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Discontent Rises Sharply Among Russian Troops

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"In our region, over 3,000 officers will be fired from the navy alone. . . . Where will these people go? How will they live?" said Boris Prikhodko, a retired vice admiral, before a protest last month in nearby Vladivostok, the provincial capital and headquarters of the Pacific Fleet.

Under the law, retiring officers can request apartments anywhere in Russia or ask to keep the quarters assigned to them by the military. But in practice, most who have been sent to the Far East have little chance of getting housing anywhere else when they are discharged.

When Primak became eligible for retirement, for example, he asked for an apartment in Kursk, a city near the border with Ukraine, where his parents still live. But he was released without being given any apartment. "I realized then that in Russia there are laws that are enforced, and other laws that are maybe for the future," he said. "What they say on television and do in reality are completely different."

He and other officers in this city of 150,000 say local authorities have fallen behind in housing construction and have begun using loopholes to discharge officers without giving them apartments.

Some have been given certificates that aren't worth enough to buy adequate homes. Others have been relieved of duty but formally remain registered with their units with minimal pay so commanders can keep them on waiting lists.

The worst off are officers stationed in the scores of military garrisons scattered across the countryside here, isolated outposts that have fallen into severe disrepair and are set to be closed as part of the shift to a brigade structure. Many of these officers have been told to just keep their current quarters, which often lack running water.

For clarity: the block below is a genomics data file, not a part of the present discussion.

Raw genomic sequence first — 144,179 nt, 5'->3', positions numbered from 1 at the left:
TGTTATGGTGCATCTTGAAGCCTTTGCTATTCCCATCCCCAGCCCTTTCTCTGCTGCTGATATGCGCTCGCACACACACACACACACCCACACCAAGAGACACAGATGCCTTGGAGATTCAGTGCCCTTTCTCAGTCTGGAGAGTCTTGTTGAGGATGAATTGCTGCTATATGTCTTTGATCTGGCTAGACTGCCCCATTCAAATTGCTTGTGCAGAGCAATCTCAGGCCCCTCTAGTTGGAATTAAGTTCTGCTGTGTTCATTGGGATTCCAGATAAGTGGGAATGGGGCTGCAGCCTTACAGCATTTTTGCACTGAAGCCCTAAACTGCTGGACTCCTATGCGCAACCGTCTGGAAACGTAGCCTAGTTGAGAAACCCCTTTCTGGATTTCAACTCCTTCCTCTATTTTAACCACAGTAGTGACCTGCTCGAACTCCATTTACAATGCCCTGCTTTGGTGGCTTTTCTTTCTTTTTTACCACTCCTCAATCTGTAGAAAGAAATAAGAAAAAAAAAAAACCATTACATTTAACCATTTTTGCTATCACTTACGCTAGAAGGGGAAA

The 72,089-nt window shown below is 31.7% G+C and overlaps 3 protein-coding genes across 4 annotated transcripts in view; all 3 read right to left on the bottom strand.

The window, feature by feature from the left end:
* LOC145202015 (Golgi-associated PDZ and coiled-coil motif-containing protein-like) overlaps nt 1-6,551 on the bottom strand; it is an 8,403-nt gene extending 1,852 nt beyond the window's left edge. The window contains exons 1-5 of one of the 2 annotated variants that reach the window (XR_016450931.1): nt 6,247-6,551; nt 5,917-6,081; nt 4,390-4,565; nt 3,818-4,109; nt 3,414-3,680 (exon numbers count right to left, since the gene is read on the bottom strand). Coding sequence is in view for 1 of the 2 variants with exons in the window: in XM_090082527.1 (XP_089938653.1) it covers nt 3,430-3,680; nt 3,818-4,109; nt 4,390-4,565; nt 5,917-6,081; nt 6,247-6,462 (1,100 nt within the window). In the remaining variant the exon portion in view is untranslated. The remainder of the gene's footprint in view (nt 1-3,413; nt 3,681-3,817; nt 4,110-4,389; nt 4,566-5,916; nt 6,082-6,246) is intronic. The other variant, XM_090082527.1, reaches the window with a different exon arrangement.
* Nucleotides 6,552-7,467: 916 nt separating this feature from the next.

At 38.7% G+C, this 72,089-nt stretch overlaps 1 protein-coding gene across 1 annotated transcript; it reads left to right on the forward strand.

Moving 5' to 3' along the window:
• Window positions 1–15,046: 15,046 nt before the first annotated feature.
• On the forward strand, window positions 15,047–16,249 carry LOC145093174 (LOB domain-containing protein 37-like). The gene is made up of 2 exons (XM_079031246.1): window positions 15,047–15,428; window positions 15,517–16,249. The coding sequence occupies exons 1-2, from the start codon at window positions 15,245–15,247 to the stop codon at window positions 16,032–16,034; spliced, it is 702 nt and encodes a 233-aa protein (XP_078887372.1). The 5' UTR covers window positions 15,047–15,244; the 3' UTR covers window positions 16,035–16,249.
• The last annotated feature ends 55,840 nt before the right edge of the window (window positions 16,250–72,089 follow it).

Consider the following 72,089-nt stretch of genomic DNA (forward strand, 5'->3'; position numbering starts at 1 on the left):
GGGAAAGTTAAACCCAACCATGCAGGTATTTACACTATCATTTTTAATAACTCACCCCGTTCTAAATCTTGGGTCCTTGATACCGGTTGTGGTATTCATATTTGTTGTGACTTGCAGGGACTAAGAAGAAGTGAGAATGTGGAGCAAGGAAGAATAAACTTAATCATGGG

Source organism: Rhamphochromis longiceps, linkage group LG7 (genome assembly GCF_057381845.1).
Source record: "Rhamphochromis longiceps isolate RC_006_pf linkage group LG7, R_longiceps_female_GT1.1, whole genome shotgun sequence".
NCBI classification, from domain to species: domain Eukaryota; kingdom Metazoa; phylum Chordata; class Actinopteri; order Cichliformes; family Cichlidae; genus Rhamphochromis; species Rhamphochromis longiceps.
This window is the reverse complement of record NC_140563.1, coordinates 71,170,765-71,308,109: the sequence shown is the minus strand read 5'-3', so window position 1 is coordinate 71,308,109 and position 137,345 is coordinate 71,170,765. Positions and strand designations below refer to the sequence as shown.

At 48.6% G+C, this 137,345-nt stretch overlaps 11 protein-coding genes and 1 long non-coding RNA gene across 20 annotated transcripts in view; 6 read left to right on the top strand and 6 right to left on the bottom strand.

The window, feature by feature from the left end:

"These poor guys have to stay the rest of their lives in these ruined garrisons, without even minimal sanitation conditions," said Vladimir Kaplyuk, a retired colonel who heads an aid organization for veterans in Ussuriysk. "But after the units are shut down, there won't be anything left but these officers there. No troops, no jobs, nothing."

Technically, Kaplyuk said, the officers will be on waiting lists for housing. "But for how long?" he said. "Some officers here have been waiting 12 years already."

One 48-year-old lieutenant colonel assigned to a garrison near the Chinese border said he was offered a certificate that would have allowed him to buy only a tiny studio apartment on the outskirts of Ussuriysk or a rural house without a sewer system or running water. When he refused to take it, he was discharged without an apartment and had to sue his commanders to get reinstated.

"I felt like they seized me by the scruff of my neck and threw me away as if I was something useless," said the colonel, a veteran of the war in Afghanistan who asked to be identified only by his first name, Viktor, because he feared reprisals. "I'm upset with everyone -- the state, the commanders -- and there are many people like me facing similar problems."

Officers said it would be difficult for them to unite and pose a serious challenge because they are forbidden from engaging in political activities. They said local authorities have been effective at containing dissent, recently quashing an attempt by discharged officers to stage a protest and arranging for them to gather in a room outside the city instead.

The Kremlin has also pledged to upgrade equipment and weapons and to sharply increase wages for the officers who are not dismissed -- promises that have helped it win support in the military for the reform plan, analysts said.

But most of the planned cuts and dismissals have yet to be completed, and discontent could rise further if the economy worsens, they said.

Alexander Ovechkin, 50, a lieutenant colonel in Ussuriysk who retired without receiving an apartment, said officers are frustrated in part because Medvedev and Putin have raised expectations, repeatedly pledging to build enough housing for all discharged and active-duty officers by next year.

"You can feel the social tension and uncertainty," he said. "They have promised a lot. . . . I'd like to believe it, but my experience is too sad."


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